A heuristic, retrospective solution has been proposed by Haydon *et al*. (2003) and applied to FMD. This involves constructing an *epidemic tree* to summarize the course of infection by linking each infected farm to the donor that infected it. Contact tracing was used to identify some links, while other links were unknown and were constructed using ad hoc data-driven rules, such as the nearest potential donor, or a randomly selected farm from the set of potential donors weighted by a function of distance to the recipient. The notional effect of mooted interventions, such as swifter implementation of the national movement ban, could then be considered by removing branches of the tree. The approach enabled Haydon *et al*. (2003) to obtain estimates of disease levels under mooted interventions. Haydon *et al*. (2003) recognized these to be underestimates, reflecting an inherent bias in their methods, which allows only a single incoming branch to any recipient, so that when a mooted intervention results in the removal of a branch, the notionally non-infected host unit is considered safe from further infection, regardless of the infective pressure exerted upon it by other farms. Note that although the approach of Haydon *et al*. (2003) does eliminate the paradox of potential increase in disease levels under greater control, this is partly due to the inherent restriction that branches are capable of being removed but not of being inserted.

The current paper formalizes the heuristic approach of Haydon *et al*. (2003) by introducing and testing a novel framework for evaluating mooted interventions on historic outbreaks. The new method makes full use of all information available in a statistically coherent fashion that overcomes the bias of previous work and is applicable to a very broad class of models. The framework treats mooted interventions consistently regardless of whether the difference between them and the actual intervention be slight or major. Section 2 introduces the background for the approach and the way it differs from the standard method for prospective analysis. We follow this by introducing the methodology that allows historic and notional epidemics to be coupled. This is done by matching the latent processes generating epidemics that differ only through the effect of the intervention strategies used. The new methodology is illustrated with two examples—one simple, the other more complex—based on historic data: the general SIR model applied to common cold data and a spatio-temporal SI model applied to data on a spatially extended arboreal disease. In the latter, interventions take the form of physical removal of symptomatic and, possibly, also asymptomatic hosts. In the concluding discussion, we compare the approach with previous attempts and discuss some of the inferential issues that arise.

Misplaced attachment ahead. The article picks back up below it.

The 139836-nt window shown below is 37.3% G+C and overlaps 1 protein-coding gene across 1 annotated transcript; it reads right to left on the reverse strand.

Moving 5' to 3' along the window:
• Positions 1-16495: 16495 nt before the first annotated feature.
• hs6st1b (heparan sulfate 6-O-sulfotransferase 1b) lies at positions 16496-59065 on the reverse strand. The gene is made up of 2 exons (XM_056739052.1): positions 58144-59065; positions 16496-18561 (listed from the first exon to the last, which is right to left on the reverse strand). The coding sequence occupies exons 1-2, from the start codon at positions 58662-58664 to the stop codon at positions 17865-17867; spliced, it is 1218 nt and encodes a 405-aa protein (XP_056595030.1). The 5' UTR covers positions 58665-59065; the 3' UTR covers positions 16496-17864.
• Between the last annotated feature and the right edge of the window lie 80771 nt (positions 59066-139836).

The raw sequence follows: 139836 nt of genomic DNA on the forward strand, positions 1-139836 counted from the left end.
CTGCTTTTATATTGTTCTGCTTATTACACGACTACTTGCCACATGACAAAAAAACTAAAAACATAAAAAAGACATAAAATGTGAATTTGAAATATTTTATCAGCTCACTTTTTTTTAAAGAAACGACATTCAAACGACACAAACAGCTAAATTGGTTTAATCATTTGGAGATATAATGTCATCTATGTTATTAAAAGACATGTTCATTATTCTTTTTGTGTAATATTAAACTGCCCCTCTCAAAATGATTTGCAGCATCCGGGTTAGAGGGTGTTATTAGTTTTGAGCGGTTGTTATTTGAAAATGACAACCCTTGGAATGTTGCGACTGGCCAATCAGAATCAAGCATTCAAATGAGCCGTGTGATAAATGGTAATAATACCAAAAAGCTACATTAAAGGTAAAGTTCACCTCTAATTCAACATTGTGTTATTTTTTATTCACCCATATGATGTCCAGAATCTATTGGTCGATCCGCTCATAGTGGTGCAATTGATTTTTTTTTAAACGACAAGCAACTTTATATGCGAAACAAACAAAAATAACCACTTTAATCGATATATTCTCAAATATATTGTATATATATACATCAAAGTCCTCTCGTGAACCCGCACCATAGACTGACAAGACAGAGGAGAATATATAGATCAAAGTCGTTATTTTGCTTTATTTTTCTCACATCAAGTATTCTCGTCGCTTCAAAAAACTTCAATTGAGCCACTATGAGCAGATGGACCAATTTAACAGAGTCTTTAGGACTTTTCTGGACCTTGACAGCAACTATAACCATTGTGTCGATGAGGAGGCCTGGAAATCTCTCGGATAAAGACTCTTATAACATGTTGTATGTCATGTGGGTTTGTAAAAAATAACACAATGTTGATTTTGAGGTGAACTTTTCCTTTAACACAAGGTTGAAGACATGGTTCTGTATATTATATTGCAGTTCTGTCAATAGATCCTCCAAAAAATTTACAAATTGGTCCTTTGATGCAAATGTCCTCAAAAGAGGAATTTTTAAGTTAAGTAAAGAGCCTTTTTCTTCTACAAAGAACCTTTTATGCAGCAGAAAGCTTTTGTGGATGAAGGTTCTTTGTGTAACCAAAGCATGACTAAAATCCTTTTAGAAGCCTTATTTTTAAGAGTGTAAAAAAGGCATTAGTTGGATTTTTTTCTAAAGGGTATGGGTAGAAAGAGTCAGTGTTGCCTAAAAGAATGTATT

## 2. Preliminaries: distinguishing retrospective from prospective approach

The question of the prospective appropriateness of differing control strategies is, in principle at least, easy to answer using statistical decision theory (Berger 1993). We denote the unknown parameters by *θ*, the actual epidemic process by *X*, the original choice of intervention by *ρ* and observed data by *D*(*X*). The utility function, characterizing the costs and benefits of the intervention *ρ*, is denoted *U*(*X*, *ρ*). We also consider a mooted alternative intervention *ρ*′ and the resulting notional epidemic process *X*′; there are natural generalizations to more than two alternatives. Throughout we work within the Bayesian paradigm (Lee 2004) and use *p* to denote both probability mass and density.